Seeking producers/landowners to participate in on-farm research
Student spotlight: Agustín Nuñez, PhD candidate at Colorado State University
Research focus: How conversion from irrigated to dryland management affects soil quality
Being able to fully irrigate a crop is like having a security blanket. Across the Ogallala aquifer region, however, some producers are irrigating less or anticipate that they will need to do so in the future, due to practical reasons (their pumps yield less than they used to) or policy constraints (they are limited in their allocations). For these producers it is critical to figure out how to increase resiliency and maintain productivity while using less water.
Many factors must be considered when shifting away from fully irrigating crops, including crop selection and rotation, tillage methods, irrigation techniques and timing, and more. At a fundamental level, it’s also worth asking: how does soil change when it receives less water, and are these changes important for productivity on farms? Agustín Nuñez, a PhD student based at Colorado State University, is investigating these questions as part of the USDA-NIFA funded Ogallala Water Coordinated Agriculture Project’s (OWCAP) soil health team.
More specifically, Nuñez’s research is focused on how water — or a lack of water — affects soil carbon and nutrient cycling. Working with farmers in eastern Colorado, Nebraska, and western Kansas, Nuñez is sampling soils from their fields which have converted over to dryland management from irrigated production. Dryland pivot corners and nearby irrigated and dryland fields are also sampled for comparison.
Nuñez is gathering a detailed field history to back up each sampling time point. He only needs to take one sample from each site; this convenient protocol doesn’t require farmers to make any changes in their field management, but it does permit Nuñez to evaluate the “accumulated legacies” of the influence of irrigation on soil carbon and nitrogen dynamics.
Nuñez is currently looking for more farmers in eastern Colorado, Nebraska, and western Kansas who are willing to participate in his study. The more farms he samples, the more likely it is that the “signal” of the influence of reducing water applications on soil quality will be visible in the data generated from soil sample analysis.
Ideal sampling sites include fields with a retired well and a known history (year of irrigation retirement, crop rotation, tillage system) that are currently cropped with dryland management or in CREP/pasture. In addition to the general data generated from this study, producers will also be offered a brief report on the soil quality of their field(s). A short, detailed summary explaining criteria for site selection is available at this link.
“On-farm sampling can be a really powerful way to tease out where and how certain management practices really matter” with regard to soil quality, says Meagan Schipanski, Nuñez’s faculty mentor at Colorado State and OWCAP’s co-director. If you can gather samples from enough farms, your data allow you to say more than if you’ve conducted research at just one controlled research station field site,” Schipanski says.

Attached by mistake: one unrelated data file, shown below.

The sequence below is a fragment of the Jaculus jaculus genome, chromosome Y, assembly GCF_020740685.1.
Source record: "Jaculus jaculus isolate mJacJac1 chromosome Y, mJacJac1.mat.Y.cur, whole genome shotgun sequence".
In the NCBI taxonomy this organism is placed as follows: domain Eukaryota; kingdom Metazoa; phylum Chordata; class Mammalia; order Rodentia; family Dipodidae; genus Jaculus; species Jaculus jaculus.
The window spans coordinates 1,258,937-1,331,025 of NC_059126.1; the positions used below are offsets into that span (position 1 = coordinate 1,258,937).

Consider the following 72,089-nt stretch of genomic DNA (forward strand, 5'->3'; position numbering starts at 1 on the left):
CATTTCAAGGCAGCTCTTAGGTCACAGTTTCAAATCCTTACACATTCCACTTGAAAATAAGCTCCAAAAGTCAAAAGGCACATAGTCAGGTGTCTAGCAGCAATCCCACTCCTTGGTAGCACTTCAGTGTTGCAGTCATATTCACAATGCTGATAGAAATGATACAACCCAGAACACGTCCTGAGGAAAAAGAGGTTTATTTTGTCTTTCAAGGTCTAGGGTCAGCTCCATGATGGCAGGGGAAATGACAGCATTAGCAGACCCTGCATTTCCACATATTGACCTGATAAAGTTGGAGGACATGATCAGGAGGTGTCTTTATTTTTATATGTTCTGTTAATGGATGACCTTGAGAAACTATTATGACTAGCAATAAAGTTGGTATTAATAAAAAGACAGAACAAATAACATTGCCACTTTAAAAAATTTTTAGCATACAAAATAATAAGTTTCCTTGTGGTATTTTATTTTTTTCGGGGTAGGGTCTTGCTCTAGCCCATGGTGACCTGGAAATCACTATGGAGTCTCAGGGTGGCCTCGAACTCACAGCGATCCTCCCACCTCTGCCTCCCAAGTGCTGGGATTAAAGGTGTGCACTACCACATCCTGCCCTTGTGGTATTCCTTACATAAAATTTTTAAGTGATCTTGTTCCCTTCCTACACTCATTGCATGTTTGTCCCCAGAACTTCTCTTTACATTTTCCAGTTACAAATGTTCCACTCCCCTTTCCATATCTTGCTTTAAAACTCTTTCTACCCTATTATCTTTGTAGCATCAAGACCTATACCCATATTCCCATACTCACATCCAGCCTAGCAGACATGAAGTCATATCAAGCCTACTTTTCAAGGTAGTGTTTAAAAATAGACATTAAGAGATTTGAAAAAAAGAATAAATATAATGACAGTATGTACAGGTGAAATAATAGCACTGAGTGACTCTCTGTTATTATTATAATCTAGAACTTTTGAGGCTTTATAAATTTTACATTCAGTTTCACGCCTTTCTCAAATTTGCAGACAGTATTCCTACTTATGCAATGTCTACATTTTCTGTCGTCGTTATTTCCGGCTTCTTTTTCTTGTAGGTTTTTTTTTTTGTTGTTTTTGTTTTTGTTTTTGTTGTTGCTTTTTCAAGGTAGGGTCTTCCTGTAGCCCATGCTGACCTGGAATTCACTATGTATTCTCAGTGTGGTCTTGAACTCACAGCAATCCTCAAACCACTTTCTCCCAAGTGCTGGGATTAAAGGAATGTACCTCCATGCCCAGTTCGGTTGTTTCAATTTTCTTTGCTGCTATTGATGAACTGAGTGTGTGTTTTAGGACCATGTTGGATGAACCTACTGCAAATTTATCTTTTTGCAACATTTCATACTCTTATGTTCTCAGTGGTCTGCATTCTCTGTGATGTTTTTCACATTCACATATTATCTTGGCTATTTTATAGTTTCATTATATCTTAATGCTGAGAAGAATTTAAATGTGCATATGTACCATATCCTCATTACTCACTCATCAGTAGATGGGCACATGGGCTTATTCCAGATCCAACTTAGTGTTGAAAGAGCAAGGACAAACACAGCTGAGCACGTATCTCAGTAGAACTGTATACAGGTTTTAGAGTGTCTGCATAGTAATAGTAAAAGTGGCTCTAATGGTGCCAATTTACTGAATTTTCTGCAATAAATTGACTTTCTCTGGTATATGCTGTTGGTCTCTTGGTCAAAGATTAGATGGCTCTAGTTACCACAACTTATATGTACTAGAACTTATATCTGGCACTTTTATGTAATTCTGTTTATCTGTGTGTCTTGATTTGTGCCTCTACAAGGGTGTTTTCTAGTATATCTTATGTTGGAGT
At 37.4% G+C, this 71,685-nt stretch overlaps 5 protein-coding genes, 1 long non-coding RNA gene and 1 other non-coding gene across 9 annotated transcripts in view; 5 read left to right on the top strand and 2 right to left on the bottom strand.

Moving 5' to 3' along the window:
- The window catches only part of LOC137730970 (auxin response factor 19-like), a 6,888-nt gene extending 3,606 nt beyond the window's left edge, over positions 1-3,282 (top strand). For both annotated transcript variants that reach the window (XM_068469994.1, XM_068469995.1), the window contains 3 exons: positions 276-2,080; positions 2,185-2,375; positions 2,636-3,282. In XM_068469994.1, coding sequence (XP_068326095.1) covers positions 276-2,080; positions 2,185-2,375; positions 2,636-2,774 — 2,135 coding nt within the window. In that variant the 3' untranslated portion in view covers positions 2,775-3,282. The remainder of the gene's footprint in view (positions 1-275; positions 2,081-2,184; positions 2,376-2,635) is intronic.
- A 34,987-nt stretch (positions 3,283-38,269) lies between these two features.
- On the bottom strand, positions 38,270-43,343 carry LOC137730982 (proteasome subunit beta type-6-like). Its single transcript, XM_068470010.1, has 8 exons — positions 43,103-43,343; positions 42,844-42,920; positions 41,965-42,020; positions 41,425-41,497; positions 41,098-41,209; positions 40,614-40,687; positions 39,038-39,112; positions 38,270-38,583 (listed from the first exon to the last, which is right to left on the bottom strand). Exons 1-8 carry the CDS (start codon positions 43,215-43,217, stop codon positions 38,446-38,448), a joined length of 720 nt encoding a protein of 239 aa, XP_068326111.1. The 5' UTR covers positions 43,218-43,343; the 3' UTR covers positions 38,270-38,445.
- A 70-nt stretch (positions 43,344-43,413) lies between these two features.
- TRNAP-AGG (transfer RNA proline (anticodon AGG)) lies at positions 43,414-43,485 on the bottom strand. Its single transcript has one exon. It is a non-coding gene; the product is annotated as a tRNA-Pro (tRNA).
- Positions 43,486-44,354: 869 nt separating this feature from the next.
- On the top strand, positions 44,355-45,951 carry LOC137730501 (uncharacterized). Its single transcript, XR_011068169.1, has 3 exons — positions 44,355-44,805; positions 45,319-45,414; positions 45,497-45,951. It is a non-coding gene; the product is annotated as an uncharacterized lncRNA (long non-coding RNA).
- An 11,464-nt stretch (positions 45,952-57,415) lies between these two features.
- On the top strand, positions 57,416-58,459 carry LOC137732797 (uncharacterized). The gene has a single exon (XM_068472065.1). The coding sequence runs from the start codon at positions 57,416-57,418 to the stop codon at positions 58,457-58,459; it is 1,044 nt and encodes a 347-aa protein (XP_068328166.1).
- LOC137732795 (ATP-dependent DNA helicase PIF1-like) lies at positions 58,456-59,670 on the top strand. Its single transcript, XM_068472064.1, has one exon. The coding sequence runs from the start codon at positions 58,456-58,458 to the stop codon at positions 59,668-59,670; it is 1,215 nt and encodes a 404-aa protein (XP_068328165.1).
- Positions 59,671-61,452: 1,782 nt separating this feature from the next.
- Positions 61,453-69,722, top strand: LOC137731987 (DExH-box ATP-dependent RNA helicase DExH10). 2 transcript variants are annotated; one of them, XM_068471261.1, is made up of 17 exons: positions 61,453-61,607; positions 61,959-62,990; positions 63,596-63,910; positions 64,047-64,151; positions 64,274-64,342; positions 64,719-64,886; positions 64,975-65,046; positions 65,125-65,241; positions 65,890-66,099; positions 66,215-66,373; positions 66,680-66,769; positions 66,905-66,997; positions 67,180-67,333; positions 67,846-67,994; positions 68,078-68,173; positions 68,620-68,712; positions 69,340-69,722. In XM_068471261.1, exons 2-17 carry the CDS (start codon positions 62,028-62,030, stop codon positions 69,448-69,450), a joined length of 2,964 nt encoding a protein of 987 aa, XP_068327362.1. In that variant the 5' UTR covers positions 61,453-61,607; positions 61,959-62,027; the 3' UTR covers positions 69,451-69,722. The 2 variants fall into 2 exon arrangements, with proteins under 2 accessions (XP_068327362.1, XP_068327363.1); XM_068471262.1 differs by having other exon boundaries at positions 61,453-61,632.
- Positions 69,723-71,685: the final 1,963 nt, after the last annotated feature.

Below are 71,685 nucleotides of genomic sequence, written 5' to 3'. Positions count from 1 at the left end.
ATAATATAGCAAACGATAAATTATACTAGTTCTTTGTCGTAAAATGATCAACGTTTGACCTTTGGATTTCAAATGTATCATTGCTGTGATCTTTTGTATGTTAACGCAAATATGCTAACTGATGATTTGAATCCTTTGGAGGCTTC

More about Nuñez and his research. In addition to his on-farm sampling, Nuñez is also carrying out an experiment at CSU’s Agricultural Research, Development and Education Center (ARDEC) in Fort Collins to provide a controlled look at the early changes in soil quality associated with ending irrigation. That experiment, which will be used to evaluate early changes in soil quality within and over a yearlong period, will generate interesting information to share and discuss with farmers.
Nuñez came to CSU on a Fulbright scholarship from Uruguay, where he works at an equivalent agency to USDA’s Agricultural Research Service that commonly sends its researchers abroad to advance their training. Dryland management is common in Uruguay, where precipitation is much greater relative to the High Plains. Recently however, the Uruguayan government has launched programs to incentivize farmers to increase their use of irrigation. “In Uruguay, they are looking at these questions of soil quality from the other side of the transition — going from dryland to irrigated production,” Nuñez says. “They are trying to better understand how soil quality changes when you start irrigating.”
Back in the High Plains, in some cases, some producers who are short on water are eligible to benefit financially if they opt into Federal incentive programs that encourage well retirement. Though they are coming from decidedly different vantage points, producers from the Ogallala region and Uruguay are similar in that, on issues of water and soil quality, they must identify production limitations and choose crops and sequences of crops or grazing approaches that will benefit their operations, reduce erosion, and maximize water use efficiency in the near- and long-term.
“Having better information can motivate producers to maintain better soil quality, if it’s clear how doing so is in their best interest and what the related production pathways might be,” Nuñez says.